ASU professor awarded top research prize by Royal Swedish Academy of Sciences

John Spence, Biodesign Center for Applied Structural Discovery

The Royal Swedish Academy of Sciences has awarded the prestigious Gregori Aminoff Crystallography Prize, one of the physics research community’s highest honors, to Arizona State University Regents Professor John Spence. Spence is an associate faculty member of the Biodesign Center for Applied Structural Discovery.

Spence and his colleagues Janos Hajdu from Uppsala University, Sweden, and Henry Chapman from Hamburg University and DESY laboratory in Germany, received the award in honor of their innovative work in the structural imaging of molecular mechanisms with powerful X-ray Free Electron Lasers (XFEL). Their work provided the foundation to see with near atomic precision molecular machines like biomolecules, a major advancement for the field of structural biology and its potential applications to improve drug targeting, pharmaceuticals and renewable energy. 

The project began under the guidance of the U.S. Department of Energy’s SLAC laboratory, with the intent to come up with biological applications for X-ray lasers that were paired with the power of mile-long particle accelerators (BioXFEL). But first, they needed to overcome a formidable issue: the radiation power of large particle accelerators that was needed to see molecules at near-atomic scale often would quickly obliterate the delicate crystal samples before any data could be collected. Then, in 2000, Hajdu and Richard Neutze published a game-changing paper that theorized a way to not only record images of the mechanisms but also produce a movie showing them at work. 

Then, in 2006, experimental work led by Chapman proved for the first time that it was possible to “outrun” the radiation damage by using a very short pulse of the powerful X-ray beam. These femtosecond pulses are a quadrillionth of a second. Meanwhile in Arizona, Spence’s lab was building a device for sample delivery as well as crystallographic, data-deciphering algorithms. Despite the project being high risk at the time, the appeal was undeniable as Chapman’s experiments showed potential. The complexities of the project were also clear early on, such as the X-ray laser’s instability and the sample injection device clogging like a toothpaste tube left open on a bathroom countertop. 

Finally, in 2009, after almost a decade buildup, the first success came to everyone’s relief.

“Lasing is a thing that happens or doesn’t,” Spence said. “As they say, you can’t be half-pregnant.”

And just like a child, it took a village to raise — there were over 70 authors on their first major research publication.

Spence insists that the personal chemistry among the scientists was a vital aspect of the project’s success, noting that there was “a good blend of personalities. Everyone wanted to see it succeed.”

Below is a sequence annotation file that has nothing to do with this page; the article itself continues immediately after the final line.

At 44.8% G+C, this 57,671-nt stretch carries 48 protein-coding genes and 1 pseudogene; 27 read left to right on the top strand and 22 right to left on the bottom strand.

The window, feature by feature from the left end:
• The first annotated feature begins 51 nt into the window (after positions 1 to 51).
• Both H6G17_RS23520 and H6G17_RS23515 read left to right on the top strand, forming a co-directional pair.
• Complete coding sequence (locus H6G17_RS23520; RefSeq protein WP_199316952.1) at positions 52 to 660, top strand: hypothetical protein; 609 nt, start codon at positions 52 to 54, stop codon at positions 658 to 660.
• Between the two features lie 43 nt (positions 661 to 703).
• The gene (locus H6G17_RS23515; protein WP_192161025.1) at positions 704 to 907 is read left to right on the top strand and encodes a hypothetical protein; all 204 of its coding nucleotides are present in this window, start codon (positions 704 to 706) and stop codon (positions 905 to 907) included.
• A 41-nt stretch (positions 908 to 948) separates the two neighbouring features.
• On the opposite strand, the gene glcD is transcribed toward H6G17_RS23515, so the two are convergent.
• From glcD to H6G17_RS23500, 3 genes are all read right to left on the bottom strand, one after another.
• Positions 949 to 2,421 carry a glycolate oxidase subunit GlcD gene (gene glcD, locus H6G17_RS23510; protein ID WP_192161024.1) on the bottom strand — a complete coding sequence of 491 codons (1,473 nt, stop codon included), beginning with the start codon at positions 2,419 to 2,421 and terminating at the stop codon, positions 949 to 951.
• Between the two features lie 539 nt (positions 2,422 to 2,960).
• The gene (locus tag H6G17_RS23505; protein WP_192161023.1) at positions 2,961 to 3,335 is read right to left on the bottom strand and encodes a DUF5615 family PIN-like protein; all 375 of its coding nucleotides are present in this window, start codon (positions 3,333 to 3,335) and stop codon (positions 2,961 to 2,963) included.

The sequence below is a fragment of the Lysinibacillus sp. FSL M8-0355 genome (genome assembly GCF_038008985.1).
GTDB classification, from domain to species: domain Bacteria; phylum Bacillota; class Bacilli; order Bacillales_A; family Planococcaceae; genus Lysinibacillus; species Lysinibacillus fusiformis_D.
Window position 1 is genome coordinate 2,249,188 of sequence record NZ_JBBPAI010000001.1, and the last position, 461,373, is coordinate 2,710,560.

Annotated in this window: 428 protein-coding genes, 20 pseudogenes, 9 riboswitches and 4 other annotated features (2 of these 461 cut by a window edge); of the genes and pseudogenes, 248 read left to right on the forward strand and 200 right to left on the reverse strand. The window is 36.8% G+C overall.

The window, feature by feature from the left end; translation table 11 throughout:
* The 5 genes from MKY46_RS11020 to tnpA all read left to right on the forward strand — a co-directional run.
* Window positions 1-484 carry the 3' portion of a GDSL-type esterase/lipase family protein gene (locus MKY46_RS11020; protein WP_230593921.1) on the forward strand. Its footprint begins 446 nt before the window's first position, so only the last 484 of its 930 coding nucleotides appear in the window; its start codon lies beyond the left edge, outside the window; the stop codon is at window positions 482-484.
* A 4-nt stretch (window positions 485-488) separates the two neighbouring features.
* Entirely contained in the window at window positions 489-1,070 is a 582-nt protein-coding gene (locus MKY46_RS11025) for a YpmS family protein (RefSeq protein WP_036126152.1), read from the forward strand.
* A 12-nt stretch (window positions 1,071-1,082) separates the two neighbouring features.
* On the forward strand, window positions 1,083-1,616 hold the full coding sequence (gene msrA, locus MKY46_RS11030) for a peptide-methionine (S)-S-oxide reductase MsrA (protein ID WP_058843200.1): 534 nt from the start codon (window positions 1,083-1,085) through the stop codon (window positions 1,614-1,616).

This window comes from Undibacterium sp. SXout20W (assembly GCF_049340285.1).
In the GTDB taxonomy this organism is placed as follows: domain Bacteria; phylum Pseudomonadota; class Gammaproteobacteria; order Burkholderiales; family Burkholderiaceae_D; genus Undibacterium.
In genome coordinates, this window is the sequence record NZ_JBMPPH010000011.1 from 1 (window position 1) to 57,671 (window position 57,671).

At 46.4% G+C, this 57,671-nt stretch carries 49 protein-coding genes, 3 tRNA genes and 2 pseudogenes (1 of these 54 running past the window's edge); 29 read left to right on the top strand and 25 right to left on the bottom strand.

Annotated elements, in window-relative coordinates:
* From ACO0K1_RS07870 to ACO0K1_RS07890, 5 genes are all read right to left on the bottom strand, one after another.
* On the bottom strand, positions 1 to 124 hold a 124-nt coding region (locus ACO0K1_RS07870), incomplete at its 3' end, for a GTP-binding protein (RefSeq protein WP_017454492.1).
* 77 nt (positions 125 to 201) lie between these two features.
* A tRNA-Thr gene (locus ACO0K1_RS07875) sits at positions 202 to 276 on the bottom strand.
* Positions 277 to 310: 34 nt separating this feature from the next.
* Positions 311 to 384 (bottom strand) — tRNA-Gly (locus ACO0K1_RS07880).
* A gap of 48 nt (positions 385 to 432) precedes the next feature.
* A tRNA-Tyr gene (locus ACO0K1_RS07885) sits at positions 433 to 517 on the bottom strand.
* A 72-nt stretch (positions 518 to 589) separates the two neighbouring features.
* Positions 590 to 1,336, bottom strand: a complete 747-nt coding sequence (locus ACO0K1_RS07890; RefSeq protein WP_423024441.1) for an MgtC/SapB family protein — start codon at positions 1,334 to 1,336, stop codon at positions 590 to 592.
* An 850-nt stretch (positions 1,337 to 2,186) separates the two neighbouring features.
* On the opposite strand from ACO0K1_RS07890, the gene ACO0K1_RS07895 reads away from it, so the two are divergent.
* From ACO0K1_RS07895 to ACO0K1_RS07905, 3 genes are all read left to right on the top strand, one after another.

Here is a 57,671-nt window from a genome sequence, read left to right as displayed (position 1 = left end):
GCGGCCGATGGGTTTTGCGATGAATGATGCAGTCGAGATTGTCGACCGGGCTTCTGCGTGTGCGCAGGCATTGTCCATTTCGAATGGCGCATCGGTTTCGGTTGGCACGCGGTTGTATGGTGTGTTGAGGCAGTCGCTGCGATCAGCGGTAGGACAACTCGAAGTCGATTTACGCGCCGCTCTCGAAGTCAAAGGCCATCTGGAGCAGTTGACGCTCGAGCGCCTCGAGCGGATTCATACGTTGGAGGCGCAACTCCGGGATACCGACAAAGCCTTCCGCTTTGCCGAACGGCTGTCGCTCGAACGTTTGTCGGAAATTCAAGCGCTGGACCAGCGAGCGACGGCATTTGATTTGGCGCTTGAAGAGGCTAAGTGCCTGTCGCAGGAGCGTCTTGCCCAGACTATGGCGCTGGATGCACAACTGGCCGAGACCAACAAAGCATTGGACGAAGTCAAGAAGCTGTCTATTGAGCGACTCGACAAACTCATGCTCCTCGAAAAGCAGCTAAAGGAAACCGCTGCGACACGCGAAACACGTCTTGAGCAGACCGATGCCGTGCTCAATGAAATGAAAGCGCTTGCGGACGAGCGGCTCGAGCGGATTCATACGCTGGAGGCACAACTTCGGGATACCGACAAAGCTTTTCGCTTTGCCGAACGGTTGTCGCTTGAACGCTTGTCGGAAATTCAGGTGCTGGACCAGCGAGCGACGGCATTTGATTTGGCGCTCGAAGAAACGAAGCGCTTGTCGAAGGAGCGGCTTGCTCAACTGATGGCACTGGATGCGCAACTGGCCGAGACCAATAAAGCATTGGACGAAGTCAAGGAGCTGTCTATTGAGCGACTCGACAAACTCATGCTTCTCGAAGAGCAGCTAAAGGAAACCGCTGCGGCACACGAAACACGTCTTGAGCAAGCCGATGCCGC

His team consisted of professors Petra Fromme, Uwe Weierstall, Rick Kirian, Alex Ros, Brenda Hogue and Bruce Doak. Fromme created the microcrystals that led to the first success of the project. Doak, Weierstall and Spence were then able to extend the recording time for the images. Weierstall built the first sample delivery device for the microcrystals, which was further refined by Doak. The chemistry of the ASU BioXFEL team even extended outside the lab — with the formation of a bossa-nova band that recorded an album and performed at the yearly BioXFEL conference.

In 2013, they secured $50 million in funding from the National Science Foundation to be dispersed over the next decade to form a seven-university BioXFEL Science and Technology Consortium. This funding gave the team the opportunity to focus on diseases that have evolved to evade the effects of antibiotics, and to make movies of proteins in action. More recently, the COVID-19 pandemic has directed the project to prioritize coronavirus studies with SARS virology expert Hogue.

“It is very gratifying to see his work recognized with the Aminoff prize," said Peter Bennett, department chair and professor for the ASU Department of Physics." The methods invented by Spence and his co-workers have already had a revolutionary impact by revealing the structures of a whole new set of biomolecules that were previously inaccessible.” 

Spence joins the ranks of Regents Professor Emeritus Michael O’Keeffe as the only other ASU Aminoff Prize winner (in 2017).

With the BioXFEL grant expiring in 2023, Spence has been looking toward shaping the legacy of the project. And ASU is currently building its own compact version of the BioXFEL laser, or CXFEL, under the supervision of Spence as well as professors Bill Graves and Robert Kaindl. He plans to preserve his own legacy through his continued passion for teaching and writing, especially after the publication of his recent post-sabbatical history of science book “Lightspeed: The Ghostly Aether and the Race to Measure the Speed of Light,” published in 2019. 

Written by Hannah Weisman, assistant science writer, ASU Media Relation

Read the original article posted November 24 on ASU Now.

Hannah Weisman